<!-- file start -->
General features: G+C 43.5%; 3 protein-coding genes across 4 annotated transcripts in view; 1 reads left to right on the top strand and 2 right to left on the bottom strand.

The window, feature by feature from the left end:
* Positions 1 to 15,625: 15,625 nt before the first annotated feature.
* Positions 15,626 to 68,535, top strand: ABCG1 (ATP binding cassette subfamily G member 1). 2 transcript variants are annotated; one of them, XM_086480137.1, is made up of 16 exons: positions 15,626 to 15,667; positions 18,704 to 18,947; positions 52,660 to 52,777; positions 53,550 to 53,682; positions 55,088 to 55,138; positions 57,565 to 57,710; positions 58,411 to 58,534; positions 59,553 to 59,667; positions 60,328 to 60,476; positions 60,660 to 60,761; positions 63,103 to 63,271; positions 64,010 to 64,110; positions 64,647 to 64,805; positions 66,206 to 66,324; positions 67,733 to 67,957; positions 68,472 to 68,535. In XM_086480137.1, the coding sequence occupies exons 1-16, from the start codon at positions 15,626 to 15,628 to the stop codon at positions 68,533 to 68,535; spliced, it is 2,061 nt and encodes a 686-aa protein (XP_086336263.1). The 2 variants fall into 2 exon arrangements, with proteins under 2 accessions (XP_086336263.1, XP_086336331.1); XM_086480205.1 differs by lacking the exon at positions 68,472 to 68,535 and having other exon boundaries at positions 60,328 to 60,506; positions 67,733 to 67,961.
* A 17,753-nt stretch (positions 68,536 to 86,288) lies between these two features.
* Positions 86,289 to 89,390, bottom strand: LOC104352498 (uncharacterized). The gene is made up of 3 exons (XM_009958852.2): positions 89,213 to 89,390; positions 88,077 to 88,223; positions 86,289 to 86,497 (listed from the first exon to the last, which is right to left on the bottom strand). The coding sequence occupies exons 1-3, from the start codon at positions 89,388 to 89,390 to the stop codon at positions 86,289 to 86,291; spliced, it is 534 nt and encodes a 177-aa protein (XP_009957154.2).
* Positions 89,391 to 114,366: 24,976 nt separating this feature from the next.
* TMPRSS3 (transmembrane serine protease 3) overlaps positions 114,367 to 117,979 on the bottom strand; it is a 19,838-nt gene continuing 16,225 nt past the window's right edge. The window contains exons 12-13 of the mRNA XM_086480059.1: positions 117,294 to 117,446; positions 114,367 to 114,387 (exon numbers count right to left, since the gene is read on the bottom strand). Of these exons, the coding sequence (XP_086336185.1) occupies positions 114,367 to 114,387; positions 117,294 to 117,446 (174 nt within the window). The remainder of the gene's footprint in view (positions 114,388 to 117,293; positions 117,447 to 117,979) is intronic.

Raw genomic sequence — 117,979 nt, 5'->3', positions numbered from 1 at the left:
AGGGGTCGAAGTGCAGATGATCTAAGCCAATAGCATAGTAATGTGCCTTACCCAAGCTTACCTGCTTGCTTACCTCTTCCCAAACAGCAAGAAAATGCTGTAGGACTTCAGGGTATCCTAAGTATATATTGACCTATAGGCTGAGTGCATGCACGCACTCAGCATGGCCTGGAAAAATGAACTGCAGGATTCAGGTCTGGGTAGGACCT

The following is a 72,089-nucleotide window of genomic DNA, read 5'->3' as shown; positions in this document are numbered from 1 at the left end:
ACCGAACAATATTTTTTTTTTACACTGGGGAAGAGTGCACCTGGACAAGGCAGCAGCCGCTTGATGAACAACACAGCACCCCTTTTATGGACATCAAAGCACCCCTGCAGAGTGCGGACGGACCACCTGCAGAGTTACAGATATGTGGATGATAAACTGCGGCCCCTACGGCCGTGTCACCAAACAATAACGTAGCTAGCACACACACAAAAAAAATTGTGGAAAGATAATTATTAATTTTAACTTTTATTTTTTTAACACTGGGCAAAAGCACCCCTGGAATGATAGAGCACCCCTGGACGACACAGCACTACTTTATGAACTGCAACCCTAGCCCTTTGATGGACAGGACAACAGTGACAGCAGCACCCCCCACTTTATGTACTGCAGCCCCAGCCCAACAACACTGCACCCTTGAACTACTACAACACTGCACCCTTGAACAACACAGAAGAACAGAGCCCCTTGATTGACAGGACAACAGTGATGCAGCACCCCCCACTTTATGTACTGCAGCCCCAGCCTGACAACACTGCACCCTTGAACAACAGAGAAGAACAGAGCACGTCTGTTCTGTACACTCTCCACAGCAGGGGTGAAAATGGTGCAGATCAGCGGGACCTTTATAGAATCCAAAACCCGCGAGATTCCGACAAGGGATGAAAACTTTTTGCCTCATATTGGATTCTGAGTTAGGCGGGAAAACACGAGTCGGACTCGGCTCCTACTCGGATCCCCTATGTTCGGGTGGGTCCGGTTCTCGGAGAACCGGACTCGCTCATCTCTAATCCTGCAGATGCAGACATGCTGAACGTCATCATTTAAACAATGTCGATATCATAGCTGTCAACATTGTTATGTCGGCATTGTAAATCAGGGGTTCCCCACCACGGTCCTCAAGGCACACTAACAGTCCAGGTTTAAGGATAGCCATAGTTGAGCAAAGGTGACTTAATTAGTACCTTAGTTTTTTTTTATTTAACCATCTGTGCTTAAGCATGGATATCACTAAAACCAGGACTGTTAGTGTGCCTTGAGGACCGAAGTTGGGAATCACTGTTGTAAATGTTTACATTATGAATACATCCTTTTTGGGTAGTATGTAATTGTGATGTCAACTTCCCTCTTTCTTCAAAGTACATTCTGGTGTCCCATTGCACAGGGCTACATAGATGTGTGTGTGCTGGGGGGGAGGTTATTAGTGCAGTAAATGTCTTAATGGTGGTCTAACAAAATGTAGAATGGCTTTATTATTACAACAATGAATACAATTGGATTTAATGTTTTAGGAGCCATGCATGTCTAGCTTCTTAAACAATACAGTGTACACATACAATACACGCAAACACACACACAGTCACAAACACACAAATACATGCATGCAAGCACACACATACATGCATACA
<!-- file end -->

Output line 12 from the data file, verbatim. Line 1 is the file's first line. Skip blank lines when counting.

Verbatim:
ACCGAACAATATTTTTTTTTTACACTGGGGAAGAGTGCACCTGGACAAGGCAGCAGCCGCTTGATGAACAACACAGCACCCCTTTTATGGACATCAAAGCACCCCTGCAGAGTGCGGACGGACCACCTGCAGAGTTACAGATATGTGGATGATAAACTGCGGCCCCTACGGCCGTGTCACCAAACAATAACGTAGCTAGCACACACACAAAAAAAATTGTGGAAAGATAATTATTAATTTTAACTTTTATTTTTTTAACACTGGGCAAAAGCACCCCTGGAATGATAGAGCACCCCTGGACGACACAGCACTACTTTATGAACTGCAACCCTAGCCCTTTGATGGACAGGACAACAGTGACAGCAGCACCCCCCACTTTATGTACTGCAGCCCCAGCCCAACAACACTGCACCCTTGAACTACTACAACACTGCACCCTTGAACAACACAGAAGAACAGAGCCCCTTGATTGACAGGACAACAGTGATGCAGCACCCCCCACTTTATGTACTGCAGCCCCAGCCTGACAACACTGCACCCTTGAACAACAGAGAAGAACAGAGCACGTCTGTTCTGTACACTCTCCACAGCAGGGGTGAAAATGGTGCAGATCAGCGGGACCTTTATAGAATCCAAAACCCGCGAGATTCCGACAAGGGATGAAAACTTTTTGCCTCATATTGGATTCTGAGTTAGGCGGGAAAACACGAGTCGGACTCGGCTCCTACTCGGATCCCCTATGTTCGGGTGGGTCCGGTTCTCGGAGAACCGGACTCGCTCATCTCTAATCCTGCAGATGCAGACATGCTGAACGTCATCATTTAAACAATGTCGATATCATAGCTGTCAACATTGTTATGTCGGCATTGTAAATCAGGGGTTCCCCACCACGGTCCTCAAGGCACACTAACAGTCCAGGTTTAAGGATAGCCATAGTTGAGCAAAGGTGACTTAATTAGTACCTTAGTTTTTTTTTATTTAACCATCTGTGCTTAAGCATGGATATCACTAAAACCAGGACTGTTAGTGTGCCTTGAGGACCGAAGTTGGGAATCACTGTTGTAAATGTTTACATTATGAATACATCCTTTTTGGGTAGTATGTAATTGTGATGTCAACTTCCCTCTTTCTTCAAAGTACATTCTGGTGTCCCATTGCACAGGGCTACATAGATGTGTGTGTGCTGGGGGGGAGGTTATTAGTGCAGTAAATGTCTTAATGGTGGTCTAACAAAATGTAGAATGGCTTTATTATTACAACAATGAATACAATTGGATTTAATGTTTTAGGAGCCATGCATGTCTAGCTTCTTAAACAATACAGTGTACACATACAATACACGCAAACACACACACAGTCACAAACACACAAATACATGCATGCAAGCACACACATACATGCATACA